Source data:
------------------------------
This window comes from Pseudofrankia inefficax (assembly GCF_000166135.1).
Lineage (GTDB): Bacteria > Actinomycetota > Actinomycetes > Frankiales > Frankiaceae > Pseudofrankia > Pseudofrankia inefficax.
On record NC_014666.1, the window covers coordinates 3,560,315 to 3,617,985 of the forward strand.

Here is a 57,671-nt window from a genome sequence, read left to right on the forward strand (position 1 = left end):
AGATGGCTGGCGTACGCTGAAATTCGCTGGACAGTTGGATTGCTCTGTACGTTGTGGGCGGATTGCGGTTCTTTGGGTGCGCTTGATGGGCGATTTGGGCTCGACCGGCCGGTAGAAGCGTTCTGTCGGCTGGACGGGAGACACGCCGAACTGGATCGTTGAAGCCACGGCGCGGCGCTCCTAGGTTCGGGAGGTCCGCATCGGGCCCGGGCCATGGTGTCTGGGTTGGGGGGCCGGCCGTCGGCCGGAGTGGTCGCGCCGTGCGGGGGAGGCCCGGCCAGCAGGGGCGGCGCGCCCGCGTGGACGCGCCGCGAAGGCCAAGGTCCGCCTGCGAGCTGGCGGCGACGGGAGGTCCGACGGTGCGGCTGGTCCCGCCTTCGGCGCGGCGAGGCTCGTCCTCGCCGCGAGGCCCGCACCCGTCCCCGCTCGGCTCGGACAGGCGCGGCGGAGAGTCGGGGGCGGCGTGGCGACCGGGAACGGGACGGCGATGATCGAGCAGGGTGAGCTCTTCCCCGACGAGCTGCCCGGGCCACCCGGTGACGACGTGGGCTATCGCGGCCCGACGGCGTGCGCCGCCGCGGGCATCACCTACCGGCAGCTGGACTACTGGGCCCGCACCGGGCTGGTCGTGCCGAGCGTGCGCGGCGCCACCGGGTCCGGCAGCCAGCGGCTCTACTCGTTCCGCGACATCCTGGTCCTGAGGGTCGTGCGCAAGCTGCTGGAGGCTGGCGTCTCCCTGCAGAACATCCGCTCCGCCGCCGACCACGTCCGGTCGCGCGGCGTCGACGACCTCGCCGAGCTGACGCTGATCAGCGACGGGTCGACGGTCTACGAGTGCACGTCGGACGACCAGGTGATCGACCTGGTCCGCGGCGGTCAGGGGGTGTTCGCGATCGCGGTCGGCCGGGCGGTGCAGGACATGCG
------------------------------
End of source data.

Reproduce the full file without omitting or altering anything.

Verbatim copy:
This window comes from Pseudofrankia inefficax (assembly GCF_000166135.1).
Lineage (GTDB): Bacteria > Actinomycetota > Actinomycetes > Frankiales > Frankiaceae > Pseudofrankia > Pseudofrankia inefficax.
On record NC_014666.1, the window covers coordinates 3,560,315 to 3,617,985 of the forward strand.

Here is a 57,671-nt window from a genome sequence, read left to right on the forward strand (position 1 = left end):
AGATGGCTGGCGTACGCTGAAATTCGCTGGACAGTTGGATTGCTCTGTACGTTGTGGGCGGATTGCGGTTCTTTGGGTGCGCTTGATGGGCGATTTGGGCTCGACCGGCCGGTAGAAGCGTTCTGTCGGCTGGACGGGAGACACGCCGAACTGGATCGTTGAAGCCACGGCGCGGCGCTCCTAGGTTCGGGAGGTCCGCATCGGGCCCGGGCCATGGTGTCTGGGTTGGGGGGCCGGCCGTCGGCCGGAGTGGTCGCGCCGTGCGGGGGAGGCCCGGCCAGCAGGGGCGGCGCGCCCGCGTGGACGCGCCGCGAAGGCCAAGGTCCGCCTGCGAGCTGGCGGCGACGGGAGGTCCGACGGTGCGGCTGGTCCCGCCTTCGGCGCGGCGAGGCTCGTCCTCGCCGCGAGGCCCGCACCCGTCCCCGCTCGGCTCGGACAGGCGCGGCGGAGAGTCGGGGGCGGCGTGGCGACCGGGAACGGGACGGCGATGATCGAGCAGGGTGAGCTCTTCCCCGACGAGCTGCCCGGGCCACCCGGTGACGACGTGGGCTATCGCGGCCCGACGGCGTGCGCCGCCGCGGGCATCACCTACCGGCAGCTGGACTACTGGGCCCGCACCGGGCTGGTCGTGCCGAGCGTGCGCGGCGCCACCGGGTCCGGCAGCCAGCGGCTCTACTCGTTCCGCGACATCCTGGTCCTGAGGGTCGTGCGCAAGCTGCTGGAGGCTGGCGTCTCCCTGCAGAACATCCGCTCCGCCGCCGACCACGTCCGGTCGCGCGGCGTCGACGACCTCGCCGAGCTGACGCTGATCAGCGACGGGTCGACGGTCTACGAGTGCACGTCGGACGACCAGGTGATCGACCTGGTCCGCGGCGGTCAGGGGGTGTTCGCGATCGCGGTCGGCCGGGCGGTGCAGGACATGCG